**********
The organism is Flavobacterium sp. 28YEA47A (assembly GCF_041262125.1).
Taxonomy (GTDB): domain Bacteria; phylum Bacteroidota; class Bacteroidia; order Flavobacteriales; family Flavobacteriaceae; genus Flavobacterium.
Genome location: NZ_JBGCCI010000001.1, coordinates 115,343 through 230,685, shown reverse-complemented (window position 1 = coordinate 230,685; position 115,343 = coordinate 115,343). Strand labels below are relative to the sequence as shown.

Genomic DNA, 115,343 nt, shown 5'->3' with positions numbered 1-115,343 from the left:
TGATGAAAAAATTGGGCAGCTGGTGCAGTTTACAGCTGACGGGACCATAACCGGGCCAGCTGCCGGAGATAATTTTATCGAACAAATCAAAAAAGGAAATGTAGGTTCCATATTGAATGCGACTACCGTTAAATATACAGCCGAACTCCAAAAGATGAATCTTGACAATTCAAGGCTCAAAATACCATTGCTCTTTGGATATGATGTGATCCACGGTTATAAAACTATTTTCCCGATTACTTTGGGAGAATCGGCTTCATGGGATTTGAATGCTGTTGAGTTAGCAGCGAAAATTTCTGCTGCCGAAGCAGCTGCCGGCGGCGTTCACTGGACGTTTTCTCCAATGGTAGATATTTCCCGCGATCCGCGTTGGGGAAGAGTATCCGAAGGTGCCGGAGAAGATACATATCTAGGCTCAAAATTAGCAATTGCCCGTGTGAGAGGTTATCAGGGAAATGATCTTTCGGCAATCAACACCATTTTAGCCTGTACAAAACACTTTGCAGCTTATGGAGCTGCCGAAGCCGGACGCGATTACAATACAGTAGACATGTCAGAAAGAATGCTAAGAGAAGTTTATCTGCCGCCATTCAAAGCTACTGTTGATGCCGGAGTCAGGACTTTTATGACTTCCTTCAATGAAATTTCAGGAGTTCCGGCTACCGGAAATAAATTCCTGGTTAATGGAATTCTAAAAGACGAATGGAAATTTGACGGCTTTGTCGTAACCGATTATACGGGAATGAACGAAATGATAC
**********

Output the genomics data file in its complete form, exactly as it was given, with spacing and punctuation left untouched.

The organism is Flavobacterium sp. 28YEA47A (assembly GCF_041262125.1).
Taxonomy (GTDB): domain Bacteria; phylum Bacteroidota; class Bacteroidia; order Flavobacteriales; family Flavobacteriaceae; genus Flavobacterium.
Genome location: NZ_JBGCCI010000001.1, coordinates 115,343 through 230,685, shown reverse-complemented (window position 1 = coordinate 230,685; position 115,343 = coordinate 115,343). Strand labels below are relative to the sequence as shown.

Genomic DNA, 115,343 nt, shown 5'->3' with positions numbered 1-115,343 from the left:
TGATGAAAAAATTGGGCAGCTGGTGCAGTTTACAGCTGACGGGACCATAACCGGGCCAGCTGCCGGAGATAATTTTATCGAACAAATCAAAAAAGGAAATGTAGGTTCCATATTGAATGCGACTACCGTTAAATATACAGCCGAACTCCAAAAGATGAATCTTGACAATTCAAGGCTCAAAATACCATTGCTCTTTGGATATGATGTGATCCACGGTTATAAAACTATTTTCCCGATTACTTTGGGAGAATCGGCTTCATGGGATTTGAATGCTGTTGAGTTAGCAGCGAAAATTTCTGCTGCCGAAGCAGCTGCCGGCGGCGTTCACTGGACGTTTTCTCCAATGGTAGATATTTCCCGCGATCCGCGTTGGGGAAGAGTATCCGAAGGTGCCGGAGAAGATACATATCTAGGCTCAAAATTAGCAATTGCCCGTGTGAGAGGTTATCAGGGAAATGATCTTTCGGCAATCAACACCATTTTAGCCTGTACAAAACACTTTGCAGCTTATGGAGCTGCCGAAGCCGGACGCGATTACAATACAGTAGACATGTCAGAAAGAATGCTAAGAGAAGTTTATCTGCCGCCATTCAAAGCTACTGTTGATGCCGGAGTCAGGACTTTTATGACTTCCTTCAATGAAATTTCAGGAGTTCCGGCTACCGGAAATAAATTCCTGGTTAATGGAATTCTAAAAGACGAATGGAAATTTGACGGCTTTGTCGTAACCGATTATACGGGAATGAACGAAATGATAC